I noticed a few irritating spelling errors (often, they were actually correctly spelled words used incorrectly) and grammatical mistakes, but I’m always on the lookout for that and I’m willing to give this novel a partial pass because the story is so appealing. I have an ebook version, and I can’t say it’s excellently formatted, but the formatting doesn’t distract from the plot and characters, either.

Allie, the sixteen-year-old protagonist, gets swept into a world she never imagined existed after her tornado-chasing vacation with her uncle takes a turn for the deadly. In the middle of a storm out in the middle of nowhere Nebraska, two adults temporarily kidnap her and bestow upon her the volatile ability to outbreak… All at once, it seems, Allie attracts storms and then becomes part of them, literally. Unable to control her new power, she shifts back and forth between frightened human and disastrous tornado with only so much as a thunder storm to warn the people around her how dangerous she’s suddenly become. She and her best friend Tommy set out to find a way to reverse her transformation, dragging her uncle and an entire Nebraska town with them in the process.

I enjoyed Allie’s realness; we as readers of the supernatural like to think we’d have a good time drinking blood and living forever or being able to move things with our minds, but in reality, that kind of thing is scary. The characters we like in fiction are often the same kind of people who we find creepy or beyond irritating in reality. Allie doesn’t jump at the chance to become a tornado the way I can imagine many other characters in fiction might. She’s afraid. She’s real, and I appreciate that. None of the characters are perfect, including Allie, and that’s what makes them all interesting, not that they have these strange tornado powers and are somehow interesting just because of that.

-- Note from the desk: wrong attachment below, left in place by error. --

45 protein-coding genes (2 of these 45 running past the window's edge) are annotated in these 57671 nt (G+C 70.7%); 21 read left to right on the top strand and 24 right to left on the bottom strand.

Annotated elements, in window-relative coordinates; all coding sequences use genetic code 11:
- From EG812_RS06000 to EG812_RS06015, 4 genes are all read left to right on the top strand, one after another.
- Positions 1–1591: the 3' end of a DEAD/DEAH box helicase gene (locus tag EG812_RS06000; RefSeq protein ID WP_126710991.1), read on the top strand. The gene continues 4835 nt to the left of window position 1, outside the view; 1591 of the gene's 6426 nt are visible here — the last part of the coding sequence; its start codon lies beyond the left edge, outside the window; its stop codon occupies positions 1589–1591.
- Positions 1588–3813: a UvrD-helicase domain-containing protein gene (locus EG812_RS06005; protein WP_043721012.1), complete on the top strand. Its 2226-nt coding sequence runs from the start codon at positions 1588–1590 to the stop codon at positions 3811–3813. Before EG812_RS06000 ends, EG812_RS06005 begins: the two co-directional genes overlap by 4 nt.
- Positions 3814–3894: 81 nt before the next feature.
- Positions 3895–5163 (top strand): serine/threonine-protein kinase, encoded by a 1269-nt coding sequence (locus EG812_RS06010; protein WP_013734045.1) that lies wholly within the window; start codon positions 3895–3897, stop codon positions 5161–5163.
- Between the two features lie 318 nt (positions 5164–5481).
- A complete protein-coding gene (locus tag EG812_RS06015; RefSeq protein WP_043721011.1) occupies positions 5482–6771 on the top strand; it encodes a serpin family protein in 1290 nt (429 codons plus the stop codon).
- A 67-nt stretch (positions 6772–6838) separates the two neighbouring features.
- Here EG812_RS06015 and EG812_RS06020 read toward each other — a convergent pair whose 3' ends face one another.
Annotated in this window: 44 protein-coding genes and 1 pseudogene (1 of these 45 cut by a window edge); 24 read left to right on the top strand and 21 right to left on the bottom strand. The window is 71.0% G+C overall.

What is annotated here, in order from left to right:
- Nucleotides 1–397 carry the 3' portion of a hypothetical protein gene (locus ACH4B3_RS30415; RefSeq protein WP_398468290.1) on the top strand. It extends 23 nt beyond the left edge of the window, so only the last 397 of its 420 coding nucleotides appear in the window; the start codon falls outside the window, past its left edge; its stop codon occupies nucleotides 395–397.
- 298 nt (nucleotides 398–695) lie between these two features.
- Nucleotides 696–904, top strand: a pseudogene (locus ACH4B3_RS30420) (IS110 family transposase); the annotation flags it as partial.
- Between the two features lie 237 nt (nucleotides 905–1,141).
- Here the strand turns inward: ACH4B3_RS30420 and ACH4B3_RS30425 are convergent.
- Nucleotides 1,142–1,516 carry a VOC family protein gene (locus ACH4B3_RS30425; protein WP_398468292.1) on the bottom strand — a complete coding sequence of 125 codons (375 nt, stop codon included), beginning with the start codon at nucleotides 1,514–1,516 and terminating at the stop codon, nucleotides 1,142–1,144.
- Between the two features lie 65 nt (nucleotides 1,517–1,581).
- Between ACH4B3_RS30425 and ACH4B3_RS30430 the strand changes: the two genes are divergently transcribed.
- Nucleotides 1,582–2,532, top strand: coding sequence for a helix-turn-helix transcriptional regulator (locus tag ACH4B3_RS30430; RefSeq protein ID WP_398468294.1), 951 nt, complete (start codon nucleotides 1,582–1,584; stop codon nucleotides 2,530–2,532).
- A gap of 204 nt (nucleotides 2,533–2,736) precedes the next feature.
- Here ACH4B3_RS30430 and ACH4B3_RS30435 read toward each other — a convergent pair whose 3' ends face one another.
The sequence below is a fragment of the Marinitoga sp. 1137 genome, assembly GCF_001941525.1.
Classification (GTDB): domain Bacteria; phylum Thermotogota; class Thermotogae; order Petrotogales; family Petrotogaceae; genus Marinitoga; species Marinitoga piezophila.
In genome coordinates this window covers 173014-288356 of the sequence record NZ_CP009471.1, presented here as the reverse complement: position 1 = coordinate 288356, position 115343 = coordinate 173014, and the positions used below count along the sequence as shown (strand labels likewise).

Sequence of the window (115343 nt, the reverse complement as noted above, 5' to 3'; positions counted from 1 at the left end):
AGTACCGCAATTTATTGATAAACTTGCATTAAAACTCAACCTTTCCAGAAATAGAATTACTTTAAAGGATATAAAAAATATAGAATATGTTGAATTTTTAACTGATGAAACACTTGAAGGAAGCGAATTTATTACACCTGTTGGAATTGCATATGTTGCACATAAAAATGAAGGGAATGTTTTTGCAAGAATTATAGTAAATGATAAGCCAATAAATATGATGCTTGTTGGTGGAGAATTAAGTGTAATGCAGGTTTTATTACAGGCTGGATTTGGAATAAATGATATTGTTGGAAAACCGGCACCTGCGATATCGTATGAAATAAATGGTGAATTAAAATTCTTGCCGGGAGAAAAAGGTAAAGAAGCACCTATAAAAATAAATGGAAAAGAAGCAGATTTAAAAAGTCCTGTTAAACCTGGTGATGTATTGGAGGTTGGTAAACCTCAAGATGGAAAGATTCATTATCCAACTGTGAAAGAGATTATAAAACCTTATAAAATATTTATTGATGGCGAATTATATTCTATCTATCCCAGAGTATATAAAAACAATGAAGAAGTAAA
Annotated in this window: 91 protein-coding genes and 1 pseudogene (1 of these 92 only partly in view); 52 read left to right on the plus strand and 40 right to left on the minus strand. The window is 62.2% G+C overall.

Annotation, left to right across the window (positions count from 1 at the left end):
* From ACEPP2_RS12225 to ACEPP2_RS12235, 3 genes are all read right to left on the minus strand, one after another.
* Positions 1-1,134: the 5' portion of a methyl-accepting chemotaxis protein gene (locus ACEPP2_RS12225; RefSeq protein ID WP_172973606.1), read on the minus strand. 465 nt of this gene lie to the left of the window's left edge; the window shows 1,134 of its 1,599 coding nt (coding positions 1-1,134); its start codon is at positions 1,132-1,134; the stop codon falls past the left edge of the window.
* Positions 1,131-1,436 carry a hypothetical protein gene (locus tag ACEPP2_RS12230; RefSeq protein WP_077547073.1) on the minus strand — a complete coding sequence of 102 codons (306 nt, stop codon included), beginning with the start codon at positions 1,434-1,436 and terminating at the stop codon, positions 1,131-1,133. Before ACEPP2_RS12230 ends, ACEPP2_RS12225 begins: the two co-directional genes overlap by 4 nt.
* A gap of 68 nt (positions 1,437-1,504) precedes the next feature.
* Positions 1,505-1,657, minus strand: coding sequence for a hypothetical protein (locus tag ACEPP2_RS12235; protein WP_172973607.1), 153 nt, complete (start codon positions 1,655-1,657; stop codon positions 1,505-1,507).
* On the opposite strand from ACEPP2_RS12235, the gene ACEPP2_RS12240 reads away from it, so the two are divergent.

I don’t want to spoil the story, but I definitely recommend giving it a shot, especially if you like young adult sci-fi and/or fantasy novels but are tired of all the usual suspects. Great job, Holly! (The author also has several other novels published as well, at least one of which is related to Outbreakers, and I’ll be reading them, too, if/when I can get my hands on them. Likewise, Twisted is the first in a trilogy, so I’m sure we’ll be seeing more of Allie soon!)